Good start by mainland in fight against police abuse of power

PUBLISHED : Tuesday, 19 May, 2015, 12:56am
UPDATED : Tuesday, 19 May, 2015, 12:56am

Beijing recently approved more than 100 measures with the goal of making the mainland's police a clean, effective force under the rule of law and of boosting public acceptance. It is a measure of how deep-rooted abuse of power is perceived to be that achievement of the goal is set for 2020, to allow time for the reforms needed to instil accountability and respect. Even with that amount of lead time there is none to be wasted, going by the latest report of a US-based rights group that analyses hundreds of published court verdicts and interviews former detainees, their relatives and lawyers, and former officials.

Human Rights Watch claims that torture, ill-treatment and wrongful conviction of suspects in police custody remain a serious problem. The government has tried before to introduce reforms after claims of brutality emerged in 2009 and 2010, and when the Criminal Procedure Law was revised in 2012. It was hoped on the latter occasion that banning evidence obtained through torture might improve things. But the rights group found that some officers got around this provision by taking prisoners away from police premises for interrogation or using torture methods that left no visible injuries.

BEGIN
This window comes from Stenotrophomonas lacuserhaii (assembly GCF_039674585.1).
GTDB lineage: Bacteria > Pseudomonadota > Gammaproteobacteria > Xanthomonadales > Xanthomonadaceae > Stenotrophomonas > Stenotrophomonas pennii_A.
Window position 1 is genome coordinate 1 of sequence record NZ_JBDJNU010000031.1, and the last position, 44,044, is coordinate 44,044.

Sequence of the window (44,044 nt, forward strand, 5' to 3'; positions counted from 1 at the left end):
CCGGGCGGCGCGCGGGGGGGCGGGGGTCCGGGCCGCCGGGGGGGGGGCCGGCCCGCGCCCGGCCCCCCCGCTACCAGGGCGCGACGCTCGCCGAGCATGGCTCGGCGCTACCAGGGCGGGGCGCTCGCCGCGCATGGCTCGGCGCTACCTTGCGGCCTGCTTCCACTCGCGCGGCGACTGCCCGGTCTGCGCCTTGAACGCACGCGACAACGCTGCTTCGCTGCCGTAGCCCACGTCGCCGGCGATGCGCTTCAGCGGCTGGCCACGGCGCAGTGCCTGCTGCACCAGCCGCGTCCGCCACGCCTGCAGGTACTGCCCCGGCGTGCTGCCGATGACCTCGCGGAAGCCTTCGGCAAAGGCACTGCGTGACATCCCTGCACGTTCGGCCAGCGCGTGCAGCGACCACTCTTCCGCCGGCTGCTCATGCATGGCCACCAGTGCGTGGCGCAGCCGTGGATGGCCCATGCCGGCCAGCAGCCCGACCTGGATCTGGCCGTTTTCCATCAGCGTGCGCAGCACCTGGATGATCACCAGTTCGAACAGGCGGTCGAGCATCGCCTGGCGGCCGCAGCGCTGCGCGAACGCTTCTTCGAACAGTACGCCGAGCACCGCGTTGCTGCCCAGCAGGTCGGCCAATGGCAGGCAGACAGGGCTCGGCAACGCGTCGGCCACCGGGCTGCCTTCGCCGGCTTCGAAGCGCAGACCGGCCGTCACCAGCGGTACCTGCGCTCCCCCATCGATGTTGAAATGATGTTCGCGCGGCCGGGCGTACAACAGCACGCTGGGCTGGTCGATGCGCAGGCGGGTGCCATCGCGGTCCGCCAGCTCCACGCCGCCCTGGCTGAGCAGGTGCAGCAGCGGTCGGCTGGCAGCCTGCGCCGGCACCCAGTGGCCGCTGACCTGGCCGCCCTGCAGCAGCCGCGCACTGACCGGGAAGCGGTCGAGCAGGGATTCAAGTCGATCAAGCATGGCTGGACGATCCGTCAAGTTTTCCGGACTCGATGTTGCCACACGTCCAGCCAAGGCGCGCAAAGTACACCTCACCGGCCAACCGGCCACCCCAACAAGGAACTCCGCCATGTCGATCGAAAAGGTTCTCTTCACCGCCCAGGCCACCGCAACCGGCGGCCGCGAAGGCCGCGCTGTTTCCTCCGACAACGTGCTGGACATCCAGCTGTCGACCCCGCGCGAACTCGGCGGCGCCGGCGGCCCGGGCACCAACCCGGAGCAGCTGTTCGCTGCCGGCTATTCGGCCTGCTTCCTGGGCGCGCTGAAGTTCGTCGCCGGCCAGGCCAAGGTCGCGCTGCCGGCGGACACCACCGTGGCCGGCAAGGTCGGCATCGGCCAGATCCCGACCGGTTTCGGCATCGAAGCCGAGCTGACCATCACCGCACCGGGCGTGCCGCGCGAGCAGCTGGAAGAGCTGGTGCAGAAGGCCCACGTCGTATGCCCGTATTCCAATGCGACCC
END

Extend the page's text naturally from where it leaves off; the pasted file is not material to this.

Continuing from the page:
Abuse may indeed have been reduced as the government claims, but the situation portrayed by the HRW report has to be condemned. The report calls for systemic reform at the national, regional and local government levels.

New measures such as videotaping of criminal interrogations to improve fairness in law enforcement and refocusing of police efforts on crime prevention are a good start, but need to be backed up by full legal representation. That said, judicial independence is fundamental to respect for the justice system. Without it, courts responsible for dispensing fair justice remain weaker than the police or the procuratorate. Recent moves to end the judiciary's dependence on local officials for funding, and to reduce the potential for interference and cover-ups, are steps in the right direction.